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New insights into the mechanisms of ultrasonic emulsification in the oil–water system and the role of gas bubbles W. H. Wu, D. G. Eskin, A. Priyadarshi [et al.]

Contributor(s): Wu, W. H | Eskin, Dmitry G | Priyadarshi, Abhinav | Subroto, Tungky | Tzanakis, Iakovos | Zhai, WMaterial type: ArticleArticleContent type: Текст Media type: электронный Subject(s): ультразвуковое эмульгирование | кавитация | газовый пузырь | высокоскоростная визуализацияGenre/Form: статьи в журналах Online resources: Click here to access online In: Ultrasonics sonochemistry Vol. 73. P. 105501 (1-10)Abstract: Ultrasonic emulsification (USE) assisted by cavitation is an effective method to produce emulsion droplets. However, the role of gas bubbles in the USE process still remains unclear. Hence, in the present paper, high-speed camera observations of bubble evolution and emulsion droplets formation in oil and water were used to capture in real-time the emulsification process, while experiments with different gas concentrations were carried out to investigate the effect of gas bubbles on droplet size. The results show that at the interface of oil and water, gas bubbles with a radius larger than the resonance radius collapse and sink into the water phase, inducing (oil–water) blended liquid jets across bubbles to generate oil-in-water-in-oil (O/W/O) and water-in-oil (W/O) droplets in the oil phase and oil-in-water (O/W) droplets in the water phase, respectively. Gas bubbles with a radius smaller than the resonance radius at the interface always move towards the oil phase, accompanied with the generation of water droplets in the oil phase. In the oil phase, gas bubbles, which can attract bubbles nearby the interface, migrate to the interface of oil and water due to acoustic streaming, and generate numerous droplets. As for the gas bubbles in the water phase, those can break neighboring droplets into numerous finer ones during bubble oscillation. With the increase in gas content, more bubbles undergo chaotic oscillation, leading to smaller and more stable emulsion droplets, which explains the beneficial role of gas bubbles in USE. Violently oscillating microbubbles are, therefore, found to be the governing cavitation regime for emulsification process. These results provide new insights to the mechanisms of gas bubbles in oil–water emulsions, which may be useful towards the optimization of USE process in industry.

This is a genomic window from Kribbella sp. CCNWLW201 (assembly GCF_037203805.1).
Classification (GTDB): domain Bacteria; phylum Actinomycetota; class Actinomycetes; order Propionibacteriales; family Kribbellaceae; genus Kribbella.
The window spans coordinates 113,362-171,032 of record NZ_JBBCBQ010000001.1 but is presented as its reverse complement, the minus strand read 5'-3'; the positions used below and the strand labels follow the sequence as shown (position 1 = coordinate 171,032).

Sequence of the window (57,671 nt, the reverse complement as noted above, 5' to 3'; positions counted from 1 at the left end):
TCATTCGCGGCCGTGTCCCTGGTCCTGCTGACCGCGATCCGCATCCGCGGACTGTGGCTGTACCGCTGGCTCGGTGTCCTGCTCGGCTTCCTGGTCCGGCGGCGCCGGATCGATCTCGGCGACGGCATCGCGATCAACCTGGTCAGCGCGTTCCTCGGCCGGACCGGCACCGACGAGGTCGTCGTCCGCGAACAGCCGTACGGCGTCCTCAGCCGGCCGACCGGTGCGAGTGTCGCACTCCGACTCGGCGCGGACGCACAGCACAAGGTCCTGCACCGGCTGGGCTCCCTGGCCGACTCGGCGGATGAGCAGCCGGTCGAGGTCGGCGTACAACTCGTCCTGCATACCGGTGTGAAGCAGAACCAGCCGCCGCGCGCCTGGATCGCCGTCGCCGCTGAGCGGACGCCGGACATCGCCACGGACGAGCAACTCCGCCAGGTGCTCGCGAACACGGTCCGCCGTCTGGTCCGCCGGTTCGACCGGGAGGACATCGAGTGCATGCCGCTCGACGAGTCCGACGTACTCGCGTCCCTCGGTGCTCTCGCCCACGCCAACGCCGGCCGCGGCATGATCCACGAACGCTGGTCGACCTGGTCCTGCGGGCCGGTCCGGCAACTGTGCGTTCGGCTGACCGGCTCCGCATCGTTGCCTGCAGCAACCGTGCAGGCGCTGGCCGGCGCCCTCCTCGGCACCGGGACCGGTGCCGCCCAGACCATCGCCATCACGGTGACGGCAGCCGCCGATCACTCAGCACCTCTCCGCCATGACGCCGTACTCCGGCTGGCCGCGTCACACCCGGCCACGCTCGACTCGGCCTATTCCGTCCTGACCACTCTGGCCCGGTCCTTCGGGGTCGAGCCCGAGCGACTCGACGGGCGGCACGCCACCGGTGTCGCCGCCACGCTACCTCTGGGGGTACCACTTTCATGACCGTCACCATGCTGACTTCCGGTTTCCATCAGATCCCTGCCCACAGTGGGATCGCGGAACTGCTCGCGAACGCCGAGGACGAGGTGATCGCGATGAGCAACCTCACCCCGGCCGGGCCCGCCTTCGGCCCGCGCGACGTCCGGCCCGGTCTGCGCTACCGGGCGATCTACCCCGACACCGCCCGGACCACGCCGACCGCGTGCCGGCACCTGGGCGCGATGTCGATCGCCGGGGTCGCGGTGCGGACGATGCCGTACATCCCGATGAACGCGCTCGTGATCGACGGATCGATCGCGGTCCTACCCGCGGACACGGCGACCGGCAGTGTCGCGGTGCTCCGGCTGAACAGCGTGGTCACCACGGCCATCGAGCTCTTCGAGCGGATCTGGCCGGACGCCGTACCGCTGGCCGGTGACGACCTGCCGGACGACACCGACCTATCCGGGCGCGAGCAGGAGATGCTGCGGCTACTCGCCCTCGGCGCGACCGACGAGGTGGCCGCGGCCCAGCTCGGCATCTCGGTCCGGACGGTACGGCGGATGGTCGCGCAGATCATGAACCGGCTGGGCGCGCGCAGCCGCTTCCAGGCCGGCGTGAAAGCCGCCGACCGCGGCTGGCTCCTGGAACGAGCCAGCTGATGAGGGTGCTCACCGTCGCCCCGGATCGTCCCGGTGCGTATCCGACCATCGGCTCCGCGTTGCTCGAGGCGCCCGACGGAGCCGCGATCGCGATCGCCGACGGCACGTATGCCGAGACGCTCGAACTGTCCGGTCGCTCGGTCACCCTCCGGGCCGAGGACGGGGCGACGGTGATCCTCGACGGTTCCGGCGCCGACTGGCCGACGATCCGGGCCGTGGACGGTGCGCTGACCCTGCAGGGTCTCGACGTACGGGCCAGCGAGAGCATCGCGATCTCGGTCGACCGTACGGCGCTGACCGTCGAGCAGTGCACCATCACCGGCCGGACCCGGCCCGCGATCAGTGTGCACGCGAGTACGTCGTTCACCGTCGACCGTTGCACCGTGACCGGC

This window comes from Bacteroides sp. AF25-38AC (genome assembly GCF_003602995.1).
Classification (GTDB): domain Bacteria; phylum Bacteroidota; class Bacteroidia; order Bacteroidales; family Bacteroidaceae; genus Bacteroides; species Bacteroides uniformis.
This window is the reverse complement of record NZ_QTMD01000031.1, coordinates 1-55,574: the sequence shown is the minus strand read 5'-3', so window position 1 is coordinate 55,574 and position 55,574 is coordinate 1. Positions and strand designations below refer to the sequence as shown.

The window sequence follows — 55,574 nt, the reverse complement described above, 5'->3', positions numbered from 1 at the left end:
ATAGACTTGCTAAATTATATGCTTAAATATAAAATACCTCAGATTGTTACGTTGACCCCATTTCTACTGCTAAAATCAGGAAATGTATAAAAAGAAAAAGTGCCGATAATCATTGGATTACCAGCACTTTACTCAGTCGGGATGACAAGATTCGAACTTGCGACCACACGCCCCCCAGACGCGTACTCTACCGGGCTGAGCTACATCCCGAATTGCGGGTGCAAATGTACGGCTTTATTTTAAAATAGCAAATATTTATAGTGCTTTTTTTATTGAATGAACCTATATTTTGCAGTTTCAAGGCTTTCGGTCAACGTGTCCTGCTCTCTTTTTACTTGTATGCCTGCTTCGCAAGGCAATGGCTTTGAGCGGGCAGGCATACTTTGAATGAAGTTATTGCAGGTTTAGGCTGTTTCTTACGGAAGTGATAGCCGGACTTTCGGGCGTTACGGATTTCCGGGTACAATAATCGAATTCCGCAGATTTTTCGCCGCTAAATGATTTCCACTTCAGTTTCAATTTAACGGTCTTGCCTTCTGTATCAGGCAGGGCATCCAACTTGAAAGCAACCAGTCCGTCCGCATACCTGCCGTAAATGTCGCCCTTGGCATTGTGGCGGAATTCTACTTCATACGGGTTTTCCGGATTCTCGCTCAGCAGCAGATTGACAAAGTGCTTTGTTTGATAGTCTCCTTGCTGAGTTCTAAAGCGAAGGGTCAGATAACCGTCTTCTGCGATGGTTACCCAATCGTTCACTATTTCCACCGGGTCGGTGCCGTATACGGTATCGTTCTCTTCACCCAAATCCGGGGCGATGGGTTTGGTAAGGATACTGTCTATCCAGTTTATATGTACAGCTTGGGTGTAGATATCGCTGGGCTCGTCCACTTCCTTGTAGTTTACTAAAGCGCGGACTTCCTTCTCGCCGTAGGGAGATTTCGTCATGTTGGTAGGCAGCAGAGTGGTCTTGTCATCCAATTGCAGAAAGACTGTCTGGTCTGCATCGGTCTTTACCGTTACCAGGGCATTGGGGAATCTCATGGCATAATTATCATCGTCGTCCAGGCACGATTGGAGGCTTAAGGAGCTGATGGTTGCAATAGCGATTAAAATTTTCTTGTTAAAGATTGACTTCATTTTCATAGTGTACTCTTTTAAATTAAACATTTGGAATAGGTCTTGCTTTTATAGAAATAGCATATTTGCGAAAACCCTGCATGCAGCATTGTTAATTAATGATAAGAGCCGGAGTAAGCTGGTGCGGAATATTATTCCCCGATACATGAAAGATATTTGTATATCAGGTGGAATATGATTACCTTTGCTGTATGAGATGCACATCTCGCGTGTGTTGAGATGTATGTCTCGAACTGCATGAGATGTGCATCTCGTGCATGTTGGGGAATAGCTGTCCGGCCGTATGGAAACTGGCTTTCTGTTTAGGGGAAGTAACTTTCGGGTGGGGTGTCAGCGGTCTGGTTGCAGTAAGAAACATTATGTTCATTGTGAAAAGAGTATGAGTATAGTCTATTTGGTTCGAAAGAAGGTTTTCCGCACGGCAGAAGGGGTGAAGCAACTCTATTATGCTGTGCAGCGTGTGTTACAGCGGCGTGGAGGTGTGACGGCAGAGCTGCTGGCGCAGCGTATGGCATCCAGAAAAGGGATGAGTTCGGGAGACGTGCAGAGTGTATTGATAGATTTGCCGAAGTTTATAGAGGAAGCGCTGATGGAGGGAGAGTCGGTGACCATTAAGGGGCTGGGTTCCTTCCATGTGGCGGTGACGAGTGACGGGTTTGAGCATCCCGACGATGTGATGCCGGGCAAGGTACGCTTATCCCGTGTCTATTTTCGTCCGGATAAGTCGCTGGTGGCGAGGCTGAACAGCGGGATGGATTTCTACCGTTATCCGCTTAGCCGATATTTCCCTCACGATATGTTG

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Библиогр.: 44 назв.

Ultrasonic emulsification (USE) assisted by cavitation is an effective method to produce emulsion droplets. However, the role of gas bubbles in the USE process still remains unclear. Hence, in the present paper, high-speed camera observations of bubble evolution and emulsion droplets formation in oil and water were used to capture in real-time the emulsification process, while experiments with different gas concentrations were carried out to investigate the effect of gas bubbles on droplet size. The results show that at the interface of oil and water, gas bubbles with a radius larger than the resonance radius collapse and sink into the water phase, inducing (oil–water) blended liquid jets across bubbles to generate oil-in-water-in-oil (O/W/O) and water-in-oil (W/O) droplets in the oil phase and oil-in-water (O/W) droplets in the water phase, respectively. Gas bubbles with a radius smaller than the resonance radius at the interface always move towards the oil phase, accompanied with the generation of water droplets in the oil phase. In the oil phase, gas bubbles, which can attract bubbles nearby the interface, migrate to the interface of oil and water due to acoustic streaming, and generate numerous droplets. As for the gas bubbles in the water phase, those can break neighboring droplets into numerous finer ones during bubble oscillation. With the increase in gas content, more bubbles undergo chaotic oscillation, leading to smaller and more stable emulsion droplets, which explains the beneficial role of gas bubbles in USE. Violently oscillating microbubbles are, therefore, found to be the governing cavitation regime for emulsification process. These results provide new insights to the mechanisms of gas bubbles in oil–water emulsions, which may be useful towards the optimization of USE process in industry.

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